7 Truths About Hippie Moms

seven unfortunate truths about hippie moms

Have you ever bumped in to one of those hippie moms in the grocery store? You know the type: looking at organic produce, talking to her 4 year old daughter about saving the whales, and whining about GMOs? (Well, I just described myself, and I’m sure there are less obsessive hippie mommas out there, but I’m not one of them.) Have you ever had an absolutely awful experience with one? Something that tainted you forever against bell bottom wearing caretakers? Well, from the mouth of a self professed hippie mom, here are seven truths about hippie moms (that we usually won’t admit):

  1.  Sometimes, even we don’t like other hippie moms.

    Trust me, we get it. There’s nothing more annoying than someone interrupting you mid-sentence to condescendingly ask why your child isn’t in a toddler meditation class (or scream at you because you decided to vaccinate your kids, let them eat GMO ice cream on their birthday, etc). We just roll our eyes, chant mantras in our heads, and remember that killing people is frowned upon. Not all hippie moms suck, but the ones that do really suck, and we’re right there with you all of you non-hippie moms on that one.

  2. The grocery store makes us want to cry.

    If you happen to spot us in the grocery store with five pens in our hair and a look of desperation on our faces, it’s because we’re about 5 seconds away from a certified, 100 % organic meltdown. (Most) hippie moms have their families on an alternative diet, whether that’s vegetarian, waste-free, vegan, or GMO-free, we’ve learned quickly that the commercial grocery stores are not our friends. I highly suggest that you smile and walk on by, because if you actually ask what’s wrong, you might just get a thirty minutes explanation about how Monsanto is evil, everything is made by Monsanto, and we just don’t know what to do anymore.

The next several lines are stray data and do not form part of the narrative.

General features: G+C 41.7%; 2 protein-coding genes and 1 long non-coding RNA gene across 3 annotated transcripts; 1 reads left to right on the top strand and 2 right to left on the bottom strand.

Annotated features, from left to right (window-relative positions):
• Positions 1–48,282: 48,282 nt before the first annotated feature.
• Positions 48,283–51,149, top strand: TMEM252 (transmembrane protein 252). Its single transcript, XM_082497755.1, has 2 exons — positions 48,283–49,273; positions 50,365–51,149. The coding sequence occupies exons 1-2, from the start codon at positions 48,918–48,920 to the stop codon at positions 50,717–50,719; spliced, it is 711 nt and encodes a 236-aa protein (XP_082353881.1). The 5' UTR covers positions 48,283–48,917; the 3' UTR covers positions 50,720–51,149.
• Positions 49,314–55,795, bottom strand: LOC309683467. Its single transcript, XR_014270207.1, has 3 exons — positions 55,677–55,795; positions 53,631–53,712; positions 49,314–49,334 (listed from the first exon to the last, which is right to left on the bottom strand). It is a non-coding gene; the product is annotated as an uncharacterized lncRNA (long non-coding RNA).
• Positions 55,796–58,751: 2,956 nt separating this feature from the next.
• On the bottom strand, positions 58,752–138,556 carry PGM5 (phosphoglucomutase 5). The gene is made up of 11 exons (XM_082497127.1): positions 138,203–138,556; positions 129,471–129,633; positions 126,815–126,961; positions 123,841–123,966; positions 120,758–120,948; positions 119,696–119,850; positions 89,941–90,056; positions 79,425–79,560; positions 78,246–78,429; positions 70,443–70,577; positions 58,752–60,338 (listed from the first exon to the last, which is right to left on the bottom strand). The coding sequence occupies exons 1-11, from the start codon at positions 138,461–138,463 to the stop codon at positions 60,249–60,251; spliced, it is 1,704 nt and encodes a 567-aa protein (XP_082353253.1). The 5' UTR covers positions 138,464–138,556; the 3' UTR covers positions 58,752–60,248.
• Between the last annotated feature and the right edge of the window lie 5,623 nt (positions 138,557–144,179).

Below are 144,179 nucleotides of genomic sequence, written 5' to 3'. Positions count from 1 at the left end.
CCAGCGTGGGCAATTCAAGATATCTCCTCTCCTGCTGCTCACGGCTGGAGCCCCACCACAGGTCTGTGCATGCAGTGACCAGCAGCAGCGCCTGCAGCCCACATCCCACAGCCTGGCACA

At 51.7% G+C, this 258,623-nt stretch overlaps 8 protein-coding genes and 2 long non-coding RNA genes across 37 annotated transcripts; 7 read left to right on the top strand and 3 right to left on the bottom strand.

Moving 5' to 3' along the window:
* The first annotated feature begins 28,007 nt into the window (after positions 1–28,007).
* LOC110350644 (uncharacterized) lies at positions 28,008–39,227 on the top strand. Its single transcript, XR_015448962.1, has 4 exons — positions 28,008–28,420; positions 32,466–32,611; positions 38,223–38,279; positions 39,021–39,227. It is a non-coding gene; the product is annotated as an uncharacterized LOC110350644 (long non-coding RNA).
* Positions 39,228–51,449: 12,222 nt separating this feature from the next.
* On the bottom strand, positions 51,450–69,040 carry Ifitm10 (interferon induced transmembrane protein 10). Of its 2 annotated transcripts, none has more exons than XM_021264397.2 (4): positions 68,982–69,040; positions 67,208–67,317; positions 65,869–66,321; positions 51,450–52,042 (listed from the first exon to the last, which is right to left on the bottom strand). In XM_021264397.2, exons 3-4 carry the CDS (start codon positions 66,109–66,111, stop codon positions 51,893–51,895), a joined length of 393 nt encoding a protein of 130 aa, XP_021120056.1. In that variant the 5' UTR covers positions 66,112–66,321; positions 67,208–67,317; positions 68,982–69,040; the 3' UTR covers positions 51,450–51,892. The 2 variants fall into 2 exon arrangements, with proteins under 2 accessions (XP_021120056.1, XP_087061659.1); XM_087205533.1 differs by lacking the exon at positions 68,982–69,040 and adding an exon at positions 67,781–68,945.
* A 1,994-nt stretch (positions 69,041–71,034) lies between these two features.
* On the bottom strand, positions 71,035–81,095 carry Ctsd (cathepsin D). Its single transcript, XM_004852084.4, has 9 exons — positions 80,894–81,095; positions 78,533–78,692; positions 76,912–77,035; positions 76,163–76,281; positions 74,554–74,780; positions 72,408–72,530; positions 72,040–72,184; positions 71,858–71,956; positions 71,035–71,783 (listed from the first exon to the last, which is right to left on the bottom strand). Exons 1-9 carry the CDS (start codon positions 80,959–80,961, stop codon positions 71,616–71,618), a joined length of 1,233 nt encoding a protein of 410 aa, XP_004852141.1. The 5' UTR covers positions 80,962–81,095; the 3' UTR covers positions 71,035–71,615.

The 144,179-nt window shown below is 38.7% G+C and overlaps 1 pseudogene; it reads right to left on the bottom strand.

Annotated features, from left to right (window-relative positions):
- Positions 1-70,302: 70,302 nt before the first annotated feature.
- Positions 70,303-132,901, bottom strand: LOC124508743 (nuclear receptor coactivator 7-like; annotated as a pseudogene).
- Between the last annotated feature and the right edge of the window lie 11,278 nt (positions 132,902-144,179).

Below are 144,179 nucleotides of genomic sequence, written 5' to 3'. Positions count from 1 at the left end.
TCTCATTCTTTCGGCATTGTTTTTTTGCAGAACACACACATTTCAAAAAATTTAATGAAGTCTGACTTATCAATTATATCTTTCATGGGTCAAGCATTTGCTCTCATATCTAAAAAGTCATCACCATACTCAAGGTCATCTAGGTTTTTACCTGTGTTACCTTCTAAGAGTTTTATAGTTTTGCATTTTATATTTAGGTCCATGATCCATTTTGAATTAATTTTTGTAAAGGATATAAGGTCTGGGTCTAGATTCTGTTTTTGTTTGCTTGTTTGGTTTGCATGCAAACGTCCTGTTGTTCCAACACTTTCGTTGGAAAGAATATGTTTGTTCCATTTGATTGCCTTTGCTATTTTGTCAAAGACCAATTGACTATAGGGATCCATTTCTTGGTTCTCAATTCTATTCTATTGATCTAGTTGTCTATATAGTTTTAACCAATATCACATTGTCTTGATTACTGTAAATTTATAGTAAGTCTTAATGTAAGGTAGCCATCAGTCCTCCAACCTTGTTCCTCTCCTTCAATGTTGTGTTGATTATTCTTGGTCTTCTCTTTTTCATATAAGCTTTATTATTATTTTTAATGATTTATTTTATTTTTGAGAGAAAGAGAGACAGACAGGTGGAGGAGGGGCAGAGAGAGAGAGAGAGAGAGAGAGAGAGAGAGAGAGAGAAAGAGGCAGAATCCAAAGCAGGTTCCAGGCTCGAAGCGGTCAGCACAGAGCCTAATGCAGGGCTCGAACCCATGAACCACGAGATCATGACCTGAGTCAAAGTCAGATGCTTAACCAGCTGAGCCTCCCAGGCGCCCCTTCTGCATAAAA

3. We create far more waste than we’re comfortable with.

    We are all about the recycling chant. Reduce. Reuse. Recycle. And, most days,  we’ve got the last two steps down. However, kids are kids, and my hippie-mom-raised kid produces just as much trash as yours does (which does drive me crazy, just in case you were wondering). I promise, we know it just as much as you do; we just don’t like to discuss it.